S.F. somm Tonya Pitts on perseverance, mentorship | Female brewers are changing the world of sake in Japan | Garagiste winemaker community centers on creativity
July 8, 2020
Wine & Beverage Edition
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What’s on Tap
Wine Director Tonya Pitts of San Francisco's One Market Restaurant has advocated for women and diversity in the industry throughout her 20-year career in wine, which has included stints at top S.F. eateries such as Stars, Bizou and Zuni Cafe. She advises young women and Black people who have their eyes set on the industry to ask questions and seek out mentorship, and to remember that "...if you're in the room you deserve to be there. Period." she said, recollecting her first wine tasting and prejudices she experienced.
Full Story: The Daily Beast (7/7) 
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Beverage Buzz
Female brewers are changing the world of sake in Japan
(Pixabay)
Women sake brewers are making their mark in Japan, with an estimated 20 female toji -- sake-makers -- now working in an industry historically dominated almost exclusively by men, said Shuso Imada, general manager for Japan Sake and Shochu Makers Association's JSS Information Center. The experimental mindset embraced by Imada Shuzo Honten sake brewmaster Miho Imada has garnered international accolades at events such as France's 2017 Kura Master, the UK's 2017 International Wine Challenge and Japan's 2016 Annual Sake Awards.
Full Story: Forbes (7/5) 
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An independent-minded movement of winemakers called garagistes, whose roots stem from a band of Bordeaux vintners who chafed under the region's strict winemaking rules and began selling their own wines from garages in the 1990s, has taken hold around the US. Among them are garagiste Dieter Cronje, who produces a skin-fermented chenin blanc at Santa Maria, Calif.'s Riding Monkey wines, and Scott Sampler's Central Coast Grape Project, which he runs from an industrial park in Buellton, Calif.
Full Story: Wine Enthusiast Magazine online (7/2) 
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Some Oregon vintners are calling for more diversity in the state's wine industry, which is largely populated by white men, Ryan Clarke writes. The diversity of the industry's consumers should be reflected in its workforce, marketing and supply chain choices, advises Jessica Mozeico, Et Fille Wines winemaker and Willamette Valley Wineries Association's diversity task force chairwoman, noting that the organization is creating a diversity pledge for members and an "equity toolkit" to bring more underrepresented groups into the industry.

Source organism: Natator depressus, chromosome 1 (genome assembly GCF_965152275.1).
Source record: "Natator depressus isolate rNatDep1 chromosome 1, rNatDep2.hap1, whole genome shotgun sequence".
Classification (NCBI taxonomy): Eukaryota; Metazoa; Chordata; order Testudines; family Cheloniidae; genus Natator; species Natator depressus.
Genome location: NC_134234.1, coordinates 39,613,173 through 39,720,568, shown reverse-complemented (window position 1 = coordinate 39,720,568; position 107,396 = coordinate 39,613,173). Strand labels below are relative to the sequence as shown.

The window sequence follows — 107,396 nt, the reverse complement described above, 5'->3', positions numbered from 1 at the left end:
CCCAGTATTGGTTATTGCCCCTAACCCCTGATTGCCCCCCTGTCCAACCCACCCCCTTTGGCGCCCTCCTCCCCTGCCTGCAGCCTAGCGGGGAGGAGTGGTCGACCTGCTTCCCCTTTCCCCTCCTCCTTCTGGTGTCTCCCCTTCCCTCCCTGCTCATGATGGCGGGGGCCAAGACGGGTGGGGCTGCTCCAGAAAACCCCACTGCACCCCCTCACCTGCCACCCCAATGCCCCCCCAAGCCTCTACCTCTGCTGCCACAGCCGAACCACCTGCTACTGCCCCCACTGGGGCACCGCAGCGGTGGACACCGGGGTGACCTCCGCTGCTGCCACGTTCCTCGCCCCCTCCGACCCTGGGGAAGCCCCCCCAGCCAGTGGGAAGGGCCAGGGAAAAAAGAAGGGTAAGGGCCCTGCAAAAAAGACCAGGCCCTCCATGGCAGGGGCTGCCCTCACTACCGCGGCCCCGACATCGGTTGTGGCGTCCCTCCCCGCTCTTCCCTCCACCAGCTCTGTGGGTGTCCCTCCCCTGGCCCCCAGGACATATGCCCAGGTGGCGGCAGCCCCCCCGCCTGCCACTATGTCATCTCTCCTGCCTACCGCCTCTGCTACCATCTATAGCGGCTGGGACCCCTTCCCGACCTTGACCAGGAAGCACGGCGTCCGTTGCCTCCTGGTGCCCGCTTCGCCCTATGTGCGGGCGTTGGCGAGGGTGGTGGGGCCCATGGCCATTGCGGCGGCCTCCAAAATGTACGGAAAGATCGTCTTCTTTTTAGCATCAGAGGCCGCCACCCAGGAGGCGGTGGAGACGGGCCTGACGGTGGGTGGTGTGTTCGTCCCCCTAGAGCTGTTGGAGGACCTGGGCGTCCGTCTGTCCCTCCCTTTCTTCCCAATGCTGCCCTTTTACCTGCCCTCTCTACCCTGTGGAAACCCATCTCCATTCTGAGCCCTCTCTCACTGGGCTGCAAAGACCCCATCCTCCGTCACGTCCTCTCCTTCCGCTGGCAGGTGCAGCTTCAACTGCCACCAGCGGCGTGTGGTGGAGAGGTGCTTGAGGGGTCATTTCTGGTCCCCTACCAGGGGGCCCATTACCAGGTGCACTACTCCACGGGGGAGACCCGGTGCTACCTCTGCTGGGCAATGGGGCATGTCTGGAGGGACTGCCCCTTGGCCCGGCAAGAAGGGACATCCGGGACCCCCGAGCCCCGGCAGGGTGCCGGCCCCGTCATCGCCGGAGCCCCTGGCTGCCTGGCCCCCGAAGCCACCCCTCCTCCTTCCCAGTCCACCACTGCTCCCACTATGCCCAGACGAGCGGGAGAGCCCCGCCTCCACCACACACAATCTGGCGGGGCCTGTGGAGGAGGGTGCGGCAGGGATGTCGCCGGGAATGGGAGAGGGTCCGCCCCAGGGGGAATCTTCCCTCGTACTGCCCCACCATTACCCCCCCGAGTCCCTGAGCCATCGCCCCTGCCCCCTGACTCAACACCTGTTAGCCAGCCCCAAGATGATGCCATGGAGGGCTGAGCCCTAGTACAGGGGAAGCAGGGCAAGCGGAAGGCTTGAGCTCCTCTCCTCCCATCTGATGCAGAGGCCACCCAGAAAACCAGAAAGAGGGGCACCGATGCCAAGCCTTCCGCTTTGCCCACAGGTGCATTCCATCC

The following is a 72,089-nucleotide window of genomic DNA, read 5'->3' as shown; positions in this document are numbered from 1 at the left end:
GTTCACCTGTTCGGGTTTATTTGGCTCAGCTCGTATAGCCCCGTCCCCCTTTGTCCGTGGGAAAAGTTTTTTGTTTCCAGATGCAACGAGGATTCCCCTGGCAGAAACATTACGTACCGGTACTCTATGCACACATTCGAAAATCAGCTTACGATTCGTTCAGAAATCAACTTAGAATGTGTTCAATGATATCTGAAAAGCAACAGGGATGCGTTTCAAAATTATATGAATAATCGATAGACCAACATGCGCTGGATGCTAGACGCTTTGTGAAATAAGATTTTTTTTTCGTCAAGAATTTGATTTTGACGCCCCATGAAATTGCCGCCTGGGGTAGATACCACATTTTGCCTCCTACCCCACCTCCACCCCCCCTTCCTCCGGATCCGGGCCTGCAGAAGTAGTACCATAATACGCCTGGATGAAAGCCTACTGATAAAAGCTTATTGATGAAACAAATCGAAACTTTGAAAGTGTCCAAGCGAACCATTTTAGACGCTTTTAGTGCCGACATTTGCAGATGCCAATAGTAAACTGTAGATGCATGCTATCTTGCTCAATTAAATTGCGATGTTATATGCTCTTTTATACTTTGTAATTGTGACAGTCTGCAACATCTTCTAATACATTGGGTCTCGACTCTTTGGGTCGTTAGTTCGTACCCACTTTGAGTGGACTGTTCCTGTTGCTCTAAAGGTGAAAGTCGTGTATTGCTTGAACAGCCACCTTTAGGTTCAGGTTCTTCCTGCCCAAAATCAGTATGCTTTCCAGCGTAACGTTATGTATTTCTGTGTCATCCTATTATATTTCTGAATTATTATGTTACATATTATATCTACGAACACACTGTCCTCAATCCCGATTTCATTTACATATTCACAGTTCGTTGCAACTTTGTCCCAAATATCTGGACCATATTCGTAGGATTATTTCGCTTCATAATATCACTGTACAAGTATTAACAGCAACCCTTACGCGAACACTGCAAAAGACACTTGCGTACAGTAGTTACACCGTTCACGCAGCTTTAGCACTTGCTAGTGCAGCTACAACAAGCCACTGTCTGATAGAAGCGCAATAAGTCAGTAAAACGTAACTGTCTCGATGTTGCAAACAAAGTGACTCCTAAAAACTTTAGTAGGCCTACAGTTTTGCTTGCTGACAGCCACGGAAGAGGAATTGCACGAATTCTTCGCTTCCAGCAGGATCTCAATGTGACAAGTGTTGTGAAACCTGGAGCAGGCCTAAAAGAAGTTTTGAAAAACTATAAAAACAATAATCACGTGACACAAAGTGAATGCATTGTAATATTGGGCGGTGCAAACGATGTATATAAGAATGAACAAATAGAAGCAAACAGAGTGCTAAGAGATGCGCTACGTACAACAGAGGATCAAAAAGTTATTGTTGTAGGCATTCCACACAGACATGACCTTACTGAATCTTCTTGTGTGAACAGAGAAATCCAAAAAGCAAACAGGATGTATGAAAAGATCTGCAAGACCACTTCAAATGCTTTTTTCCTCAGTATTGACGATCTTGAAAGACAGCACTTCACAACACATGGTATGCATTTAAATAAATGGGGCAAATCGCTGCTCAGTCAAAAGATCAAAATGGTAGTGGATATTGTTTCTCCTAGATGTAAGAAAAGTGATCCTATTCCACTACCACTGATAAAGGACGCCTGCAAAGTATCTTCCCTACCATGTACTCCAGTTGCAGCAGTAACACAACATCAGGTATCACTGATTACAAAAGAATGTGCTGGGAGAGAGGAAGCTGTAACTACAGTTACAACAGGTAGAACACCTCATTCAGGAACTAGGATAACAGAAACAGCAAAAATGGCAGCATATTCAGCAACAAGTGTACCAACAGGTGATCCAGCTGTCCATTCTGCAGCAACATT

Full Story: The Newberg Graphic (Ore.) (7/5) 
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Behind the Bar
Bartenders riff on what defines a classic cocktail
(Pixabay)
A classic cocktail is one that is memorable and easily recognized, appeals to a wide swath of people and transcends location beyond one specific bar, writes Kara Newman, based on an informal survey of leading bartenders. For example, she adds the Negroni can be ordered nearly anywhere in the world with reliable results, even though it was created in Italy.
Full Story: Wine Enthusiast Magazine online (7/7) 
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SmartBrief Originals
Restaurants face challenges as they reopen their dining rooms with new safety practices in place to reassure customers and new rules on mask wearing and social distancing that can be difficult to force diners to follow. "Consumer demand for restaurant dining is there as well as a want for normalcy, but there is nothing normal about this situation," NPD Group's David Portalatin said.
Full Story: SmartBrief/Food & Travel (7/8) 
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Laws and Licensing
Texas Department of Agriculture Commissioner Sid Miller has asked Gov. Abbott to immediately reopen wineries and tasting rooms, which were closed by executive order June 26. In a July 1 letter to the governor, Miller wrote that tasting rooms can accommodate social distancing measures and that 95% of all Texas wine is sold in tasting rooms, adding that their closure brings "a damaging downstream effect on the grape producers, wineries and surrounding communities, wine manufacturers and retail outlets."
Full Story: KEYE-TV (Austin, Texas) (7/2),  Fredericksburg Standard-Radio Post (Texas) (7/2),  San Antonio Current (7/3) 
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The Wine Cellar
An unnamed buyer paid roughly $72,000 at a Langton's auction for a bottle of 1951 Penfolds Grange, the highest price ever paid for an Australia-produced wine. Fewer than 20 bottles of this vintage remain in circulation.
Full Story: Decanter online (7/6) 
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CIA Association News
Grape kombucha
(The Culinary Institute of America)
Kombucha is a fermented beverage that has found its way to store shelves everywhere, thanks to its probiotic health benefits and tasty tart flavor. Grapes provide an additional healthy boost to this refreshing kombucha. Chef Rebecca Peizer from The Culinary Institute of America shows us how to make this kombucha using fresh green grape juice.
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